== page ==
Third: Is the outboard powerful enough to get you where you want to go in a reasonable time frame? I just sold a Honda 2 hp air cooled engine because it would not get my W700 up on a good plane. The boat trudged along at top throttle. Putt putting is fine under many circumstances but cruising along at 10-15 knots is a good way to get where you want to go both quickly and safely. Running at 20 knots is surely achievable in a S4 with an 8 hp engine but I will leave that to the more adventurous among us.

    Tohatsu is the world’s leading manufacturer of small outboards and makes a quality product (good enough for Nissan, Mercury and Mariner to hang their labels on) with fine parts availability. Honda is also a good company in the outboard industry. There are other outboard producers but the small outboard market is limited to a few true manufacturers.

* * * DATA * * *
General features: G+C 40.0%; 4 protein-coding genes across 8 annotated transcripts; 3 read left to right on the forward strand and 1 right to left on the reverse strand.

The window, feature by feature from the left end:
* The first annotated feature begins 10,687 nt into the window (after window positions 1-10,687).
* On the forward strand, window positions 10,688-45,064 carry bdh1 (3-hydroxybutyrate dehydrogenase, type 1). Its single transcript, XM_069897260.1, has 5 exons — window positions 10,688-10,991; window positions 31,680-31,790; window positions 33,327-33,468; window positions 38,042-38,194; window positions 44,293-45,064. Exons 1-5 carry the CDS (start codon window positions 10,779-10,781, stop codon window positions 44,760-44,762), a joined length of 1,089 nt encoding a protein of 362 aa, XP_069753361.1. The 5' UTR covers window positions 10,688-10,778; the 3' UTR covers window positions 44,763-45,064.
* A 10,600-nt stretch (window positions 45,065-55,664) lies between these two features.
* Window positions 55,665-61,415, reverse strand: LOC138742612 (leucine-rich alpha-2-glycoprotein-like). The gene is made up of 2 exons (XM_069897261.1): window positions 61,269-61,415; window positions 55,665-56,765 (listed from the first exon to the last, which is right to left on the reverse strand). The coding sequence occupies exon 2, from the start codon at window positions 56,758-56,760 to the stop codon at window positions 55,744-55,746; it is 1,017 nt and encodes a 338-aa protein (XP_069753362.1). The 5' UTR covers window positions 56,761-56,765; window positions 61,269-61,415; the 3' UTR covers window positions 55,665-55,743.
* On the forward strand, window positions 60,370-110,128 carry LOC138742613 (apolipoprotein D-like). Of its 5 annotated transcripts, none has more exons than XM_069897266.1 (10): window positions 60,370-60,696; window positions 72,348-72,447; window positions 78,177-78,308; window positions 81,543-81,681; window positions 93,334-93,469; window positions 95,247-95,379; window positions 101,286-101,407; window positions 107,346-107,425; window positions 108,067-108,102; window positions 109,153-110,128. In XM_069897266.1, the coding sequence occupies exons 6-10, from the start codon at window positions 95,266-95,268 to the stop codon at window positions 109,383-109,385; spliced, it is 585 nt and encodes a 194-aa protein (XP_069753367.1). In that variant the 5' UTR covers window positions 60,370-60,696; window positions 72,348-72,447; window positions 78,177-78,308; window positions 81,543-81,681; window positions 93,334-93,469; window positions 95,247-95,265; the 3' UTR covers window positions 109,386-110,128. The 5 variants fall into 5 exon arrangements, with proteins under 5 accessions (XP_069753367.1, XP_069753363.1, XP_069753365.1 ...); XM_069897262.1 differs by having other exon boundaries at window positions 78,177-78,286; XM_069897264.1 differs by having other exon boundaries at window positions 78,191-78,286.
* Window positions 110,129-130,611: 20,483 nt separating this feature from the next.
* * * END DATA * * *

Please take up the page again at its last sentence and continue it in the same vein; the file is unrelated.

Bottom line: decide what you want from your outboard motor. Then, match your motor accordingly.

    And, enjoy the journey.

    Larry J.

  15. “A portable boat should have a portable power plant.”
    I totally agree, and “portable” can mean different things for different people in different circumstances.

  16. Pyt Rotary says:

    Ok guys, you convinced me.
    I will look to get a second outboard around 3.5-4Hp.
    I will keep both, 2Hp and the more powerful one.
    Good quality chat here.

  17. Pyt Rotary says:

    How I can recognize a Toast 3.5 hp long shaft?
    Is there a label, serial number where I can check the length.
    That guy that sell does not know it.

  18. Pyt,

    The 2 and 4 stroke Tohatsu built 3.5 hp long shaft outboards with the neutral/forward shift option have a spacer that resembles a small rudder placed between the shaft housing and the lower unit. You will see this if you GOOGLE [Tohatsu 3.5 long shaft images].